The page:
Hines’s expansion of hand roles is particularly striking in densely contrapuntal passages. Just glancing over these scores I note many times when the left hand breaks free from its moorings and engages in a dialogue with the right. The result is an intertwining of the hands, often at the service of Hines’s innovative rhythmic ideas. One of the most intriguing moments occurs in the 1928 “I Ain’t Got Nobody,” the slowest of all the solos included in my edition, and therefore the most difficult to notate. At one point in this improvisation, Hines’s right hand makes a familiar move into double-time. Instead of maintaining a regular pulse, however, the left hand slowly begins to pick up the rhythmic feel itself, filling in gaps between phrases and commenting on the right hand’s melodic ideas. Not only do the hands become interlaced, but the left actually follows the right (see example).
The concept would be familiar to a bebop musician, but I know of no other pianist in the 1920s who would have attempted such a gesture. It was only the obsessive listening demanded by transcription that made me fully grasp the audacity of these passages and consider their ramifications for later jazz piano styles.
In his improvisations Hines delights in conversations with specific musical voices, both of predecessors and contemporaries, and transcriptions bring this home in an intriguingly visual way. An intricate two-handed break in fourths, such as that which appears near the end of “Stowaway,” resembles on the page a novelty solo by Zez Confrey. The pentatonic opening gesture of “Fifty-Seven Varieties,” performed in the ringing octaves of Hines’s famous “trumpet style,” could be a rendering of an Armstrong solo. In some passages one can almost hear Hines deciding, “OK, now I’m going to play like Fats,” and cascading sixteenth notes or chains of sequential triplets will parade across the page. Even Chopin is visited from time to time, particularly in the complex, cadenza-like gestures that occasionally obscure the beat. (In notating these with smaller noteheads, as Chopin did for the some of the passagework in his Nocturnes, I’ve emphasized that connection, and Hines’s own comments about the composer’s influence justify the method.) For all the considerable inadequacies of transcription, it is a fascinating way to see how these musical voices emerge and fade, and how they are integrated into Hines’s evolving musical vision.
When I move beyond musical details and consider the overall shape of these solos, I appreciate transcription as a guide to the ways musicians interact with pre-existing musical forms. The edition includes the original sheet music, where available, for the pieces on which Hines improvises. A reader may therefore examine how Hines transforms the original work and, in two cases, compare different versions of the same tune. As Hines playfully negotiates formal structure, one witnesses the spontaneous unfolding of a great musical mind. Gone are the carefully planned introductions, interludes, and tags of ragtime and stride piano; Hines seems to lodge a chord progression in his mind and just go. The result can border on the disastrous (in the 1932 “Down Among the Sheltering Palms,” for example, he loses his way after eight measures of the verse, deftly recovering by returning to the beginning of the section) but Hines always emerges unscathed. He also slyly blurs the lines between sections, although it is never entirely clear if this is intentional. Part of the way through “Fifty-Seven Varieties,” an improvisation on the changes of “Tiger Rag” (more or less), Hines improvises a four-bar passage that sounds like a modulatory interlude but ends up being part of the next chorus. And “Love Me Tonight” features metric displacements and truncated chord changes that completely undermine a clear sense of the original tune’s structure. This type of improvisation became familiar during the 1930s but Hines was one of the first pianists to treat repertory this way.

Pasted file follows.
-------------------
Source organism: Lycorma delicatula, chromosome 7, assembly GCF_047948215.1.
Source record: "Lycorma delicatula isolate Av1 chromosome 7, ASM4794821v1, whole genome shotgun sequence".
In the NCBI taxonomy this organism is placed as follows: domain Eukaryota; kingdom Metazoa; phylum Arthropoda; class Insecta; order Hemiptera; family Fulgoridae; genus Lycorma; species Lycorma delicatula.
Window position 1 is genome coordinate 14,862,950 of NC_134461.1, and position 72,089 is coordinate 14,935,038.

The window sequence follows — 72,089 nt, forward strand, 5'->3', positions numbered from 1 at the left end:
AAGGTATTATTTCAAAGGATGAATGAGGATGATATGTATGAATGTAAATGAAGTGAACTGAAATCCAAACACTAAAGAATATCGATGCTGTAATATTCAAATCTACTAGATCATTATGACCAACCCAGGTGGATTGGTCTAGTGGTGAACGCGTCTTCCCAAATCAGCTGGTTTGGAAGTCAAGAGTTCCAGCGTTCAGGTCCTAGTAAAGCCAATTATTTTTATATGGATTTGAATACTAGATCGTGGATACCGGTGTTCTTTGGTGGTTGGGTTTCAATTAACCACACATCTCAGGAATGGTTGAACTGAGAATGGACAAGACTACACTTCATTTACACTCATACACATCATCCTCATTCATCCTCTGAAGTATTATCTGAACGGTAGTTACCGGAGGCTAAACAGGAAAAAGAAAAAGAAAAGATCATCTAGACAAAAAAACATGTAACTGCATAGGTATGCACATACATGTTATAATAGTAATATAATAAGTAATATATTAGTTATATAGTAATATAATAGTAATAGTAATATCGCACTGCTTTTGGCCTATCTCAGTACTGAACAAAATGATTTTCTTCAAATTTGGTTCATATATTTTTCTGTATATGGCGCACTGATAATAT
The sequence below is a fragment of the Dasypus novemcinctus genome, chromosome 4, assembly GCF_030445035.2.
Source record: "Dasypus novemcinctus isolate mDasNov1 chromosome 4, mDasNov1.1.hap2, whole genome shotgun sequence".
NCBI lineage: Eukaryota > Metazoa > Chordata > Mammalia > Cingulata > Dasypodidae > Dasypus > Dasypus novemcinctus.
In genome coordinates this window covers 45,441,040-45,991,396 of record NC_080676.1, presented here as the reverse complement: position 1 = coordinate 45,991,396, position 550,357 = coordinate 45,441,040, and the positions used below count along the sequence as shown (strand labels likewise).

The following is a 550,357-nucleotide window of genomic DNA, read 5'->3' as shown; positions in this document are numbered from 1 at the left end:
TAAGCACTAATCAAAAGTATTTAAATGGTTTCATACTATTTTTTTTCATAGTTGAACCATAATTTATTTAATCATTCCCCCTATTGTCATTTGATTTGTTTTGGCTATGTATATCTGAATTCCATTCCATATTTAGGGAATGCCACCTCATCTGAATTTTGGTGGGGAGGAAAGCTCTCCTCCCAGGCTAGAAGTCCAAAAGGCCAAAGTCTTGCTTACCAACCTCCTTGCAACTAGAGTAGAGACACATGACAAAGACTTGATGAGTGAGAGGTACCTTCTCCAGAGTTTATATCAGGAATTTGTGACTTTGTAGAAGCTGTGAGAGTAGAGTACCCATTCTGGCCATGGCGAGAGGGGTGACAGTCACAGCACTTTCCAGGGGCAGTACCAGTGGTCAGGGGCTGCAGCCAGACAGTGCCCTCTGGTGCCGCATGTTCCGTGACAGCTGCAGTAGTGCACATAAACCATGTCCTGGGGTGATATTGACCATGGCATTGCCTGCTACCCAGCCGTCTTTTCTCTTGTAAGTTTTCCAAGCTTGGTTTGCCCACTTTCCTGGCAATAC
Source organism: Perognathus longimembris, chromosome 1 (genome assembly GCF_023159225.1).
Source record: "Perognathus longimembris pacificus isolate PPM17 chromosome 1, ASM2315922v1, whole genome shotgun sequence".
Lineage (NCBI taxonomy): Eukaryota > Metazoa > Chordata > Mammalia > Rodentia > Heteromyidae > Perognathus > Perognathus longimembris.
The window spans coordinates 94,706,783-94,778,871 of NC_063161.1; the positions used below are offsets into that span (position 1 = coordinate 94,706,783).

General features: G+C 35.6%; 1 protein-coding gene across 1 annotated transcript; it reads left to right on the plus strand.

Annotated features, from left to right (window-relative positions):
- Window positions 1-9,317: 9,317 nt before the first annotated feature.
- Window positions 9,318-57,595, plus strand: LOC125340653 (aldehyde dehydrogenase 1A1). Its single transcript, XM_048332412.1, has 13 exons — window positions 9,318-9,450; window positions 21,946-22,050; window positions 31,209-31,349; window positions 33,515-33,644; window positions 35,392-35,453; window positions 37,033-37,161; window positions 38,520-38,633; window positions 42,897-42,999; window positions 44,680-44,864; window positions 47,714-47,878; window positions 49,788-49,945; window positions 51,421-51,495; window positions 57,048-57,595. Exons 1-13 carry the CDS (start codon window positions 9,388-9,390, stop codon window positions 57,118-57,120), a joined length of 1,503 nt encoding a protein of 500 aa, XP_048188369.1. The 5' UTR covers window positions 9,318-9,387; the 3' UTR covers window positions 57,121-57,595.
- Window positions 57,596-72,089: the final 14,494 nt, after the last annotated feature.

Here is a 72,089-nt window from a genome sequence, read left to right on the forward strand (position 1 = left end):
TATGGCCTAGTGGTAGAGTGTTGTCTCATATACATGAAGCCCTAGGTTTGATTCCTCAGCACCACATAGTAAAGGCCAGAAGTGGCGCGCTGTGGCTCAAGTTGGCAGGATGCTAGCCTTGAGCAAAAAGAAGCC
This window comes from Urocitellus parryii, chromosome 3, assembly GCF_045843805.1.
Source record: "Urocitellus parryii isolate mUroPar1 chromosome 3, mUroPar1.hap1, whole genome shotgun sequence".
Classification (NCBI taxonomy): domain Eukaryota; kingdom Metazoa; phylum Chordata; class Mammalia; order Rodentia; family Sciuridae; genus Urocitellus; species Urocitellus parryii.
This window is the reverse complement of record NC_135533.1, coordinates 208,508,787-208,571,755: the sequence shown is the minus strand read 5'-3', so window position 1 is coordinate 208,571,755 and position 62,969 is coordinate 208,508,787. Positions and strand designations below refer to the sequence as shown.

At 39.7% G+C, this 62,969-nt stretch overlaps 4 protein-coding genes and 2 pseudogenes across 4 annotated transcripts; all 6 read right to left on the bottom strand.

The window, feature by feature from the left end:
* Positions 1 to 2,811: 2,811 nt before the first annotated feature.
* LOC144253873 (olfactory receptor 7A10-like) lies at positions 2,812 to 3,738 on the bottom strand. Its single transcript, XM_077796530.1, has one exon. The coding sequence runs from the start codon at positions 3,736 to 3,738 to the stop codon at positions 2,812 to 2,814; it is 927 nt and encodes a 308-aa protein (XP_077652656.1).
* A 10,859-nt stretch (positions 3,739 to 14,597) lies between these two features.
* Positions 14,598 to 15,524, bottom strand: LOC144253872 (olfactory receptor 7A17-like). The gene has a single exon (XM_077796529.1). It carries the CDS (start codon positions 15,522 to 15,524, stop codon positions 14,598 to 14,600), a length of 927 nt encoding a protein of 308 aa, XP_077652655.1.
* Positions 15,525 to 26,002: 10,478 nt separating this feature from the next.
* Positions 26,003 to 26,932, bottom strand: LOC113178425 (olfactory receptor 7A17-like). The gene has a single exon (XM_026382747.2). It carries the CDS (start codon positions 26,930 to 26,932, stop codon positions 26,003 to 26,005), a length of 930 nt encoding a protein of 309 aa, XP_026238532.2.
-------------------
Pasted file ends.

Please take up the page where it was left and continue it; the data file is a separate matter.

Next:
Stepping back from this project, and considering the entire sweep of Hines’s recording career, I find myself even more certain of the pianist’s stature, and thus slightly puzzled by the way his legacy has been viewed. Hines’s work with Armstrong in the 1920s, captured in timeless performances such as “Weather Bird” and “West End Blues,” always figures prominently in jazz history books, as does his unrecorded big band of the early 1940s, which featured the still-evolving geniuses of Charlie Parker and Dizzy Gillespie. Most jazz pianists acknowledge his role in the history of their profession. Yet, too often his artistry is praised for its catalytic influence on younger players, rather than its innate richness. Perhaps his talent was obscured by the near-canonization of Art Tatum, who rose to prominence in the 1930s just as Hines’s career was hitting a comfortable stride. Perhaps listeners find his idiosyncratic approach easy to admire but difficult to truly love. Whatever the case, Hines never seemed to inspire the intense devotion associated with Tatum, Wilson, Cole, and other pianists who followed his lead. Yet his recordings remain one of jazz’s great treasure troves, and deserve to be revisited often. They delight, challenge and perplex, but above all capture a musician’s deep commitment to his art and intense passion for his instrument.
Click on note number to return to its place in the text.
1For a fuller exploration of these and
other concepts, see Peter Winkler’s “Writing Ghost Notes: The Poetics and
Politics of Transcription,” in Keeping Score: Music, Disciplinarity,
Culture, ed. David Schwarz, Anahid Kassabian, and Lawrence Siegel
(University Press of Virginia, 1997), 169-203.